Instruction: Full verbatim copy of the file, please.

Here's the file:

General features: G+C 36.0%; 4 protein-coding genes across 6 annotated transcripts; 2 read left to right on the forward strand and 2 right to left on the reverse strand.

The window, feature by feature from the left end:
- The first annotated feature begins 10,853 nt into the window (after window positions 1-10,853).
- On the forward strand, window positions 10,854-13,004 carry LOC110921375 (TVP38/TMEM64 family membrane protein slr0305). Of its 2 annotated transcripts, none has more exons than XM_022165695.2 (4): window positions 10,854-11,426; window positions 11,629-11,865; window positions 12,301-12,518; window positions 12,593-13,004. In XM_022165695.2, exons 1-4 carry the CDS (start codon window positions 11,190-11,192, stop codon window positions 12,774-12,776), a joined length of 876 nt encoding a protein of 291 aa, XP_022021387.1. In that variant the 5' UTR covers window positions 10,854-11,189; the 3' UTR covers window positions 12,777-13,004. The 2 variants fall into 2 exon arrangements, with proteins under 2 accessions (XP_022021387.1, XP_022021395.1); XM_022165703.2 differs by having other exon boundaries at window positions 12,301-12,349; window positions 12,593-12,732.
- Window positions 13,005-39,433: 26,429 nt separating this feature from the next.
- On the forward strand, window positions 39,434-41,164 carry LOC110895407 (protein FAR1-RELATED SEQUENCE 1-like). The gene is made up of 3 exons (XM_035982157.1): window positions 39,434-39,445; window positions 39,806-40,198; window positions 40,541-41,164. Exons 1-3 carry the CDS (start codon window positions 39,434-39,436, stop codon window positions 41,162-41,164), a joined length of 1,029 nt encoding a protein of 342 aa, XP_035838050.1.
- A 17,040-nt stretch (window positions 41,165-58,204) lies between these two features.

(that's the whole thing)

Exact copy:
General features: G+C 36.0%; 4 protein-coding genes across 6 annotated transcripts; 2 read left to right on the forward strand and 2 right to left on the reverse strand.

The window, feature by feature from the left end:
- The first annotated feature begins 10,853 nt into the window (after window positions 1-10,853).
- On the forward strand, window positions 10,854-13,004 carry LOC110921375 (TVP38/TMEM64 family membrane protein slr0305). Of its 2 annotated transcripts, none has more exons than XM_022165695.2 (4): window positions 10,854-11,426; window positions 11,629-11,865; window positions 12,301-12,518; window positions 12,593-13,004. In XM_022165695.2, exons 1-4 carry the CDS (start codon window positions 11,190-11,192, stop codon window positions 12,774-12,776), a joined length of 876 nt encoding a protein of 291 aa, XP_022021387.1. In that variant the 5' UTR covers window positions 10,854-11,189; the 3' UTR covers window positions 12,777-13,004. The 2 variants fall into 2 exon arrangements, with proteins under 2 accessions (XP_022021387.1, XP_022021395.1); XM_022165703.2 differs by having other exon boundaries at window positions 12,301-12,349; window positions 12,593-12,732.
- Window positions 13,005-39,433: 26,429 nt separating this feature from the next.
- On the forward strand, window positions 39,434-41,164 carry LOC110895407 (protein FAR1-RELATED SEQUENCE 1-like). The gene is made up of 3 exons (XM_035982157.1): window positions 39,434-39,445; window positions 39,806-40,198; window positions 40,541-41,164. Exons 1-3 carry the CDS (start codon window positions 39,434-39,436, stop codon window positions 41,162-41,164), a joined length of 1,029 nt encoding a protein of 342 aa, XP_035838050.1.
- A 17,040-nt stretch (window positions 41,165-58,204) lies between these two features.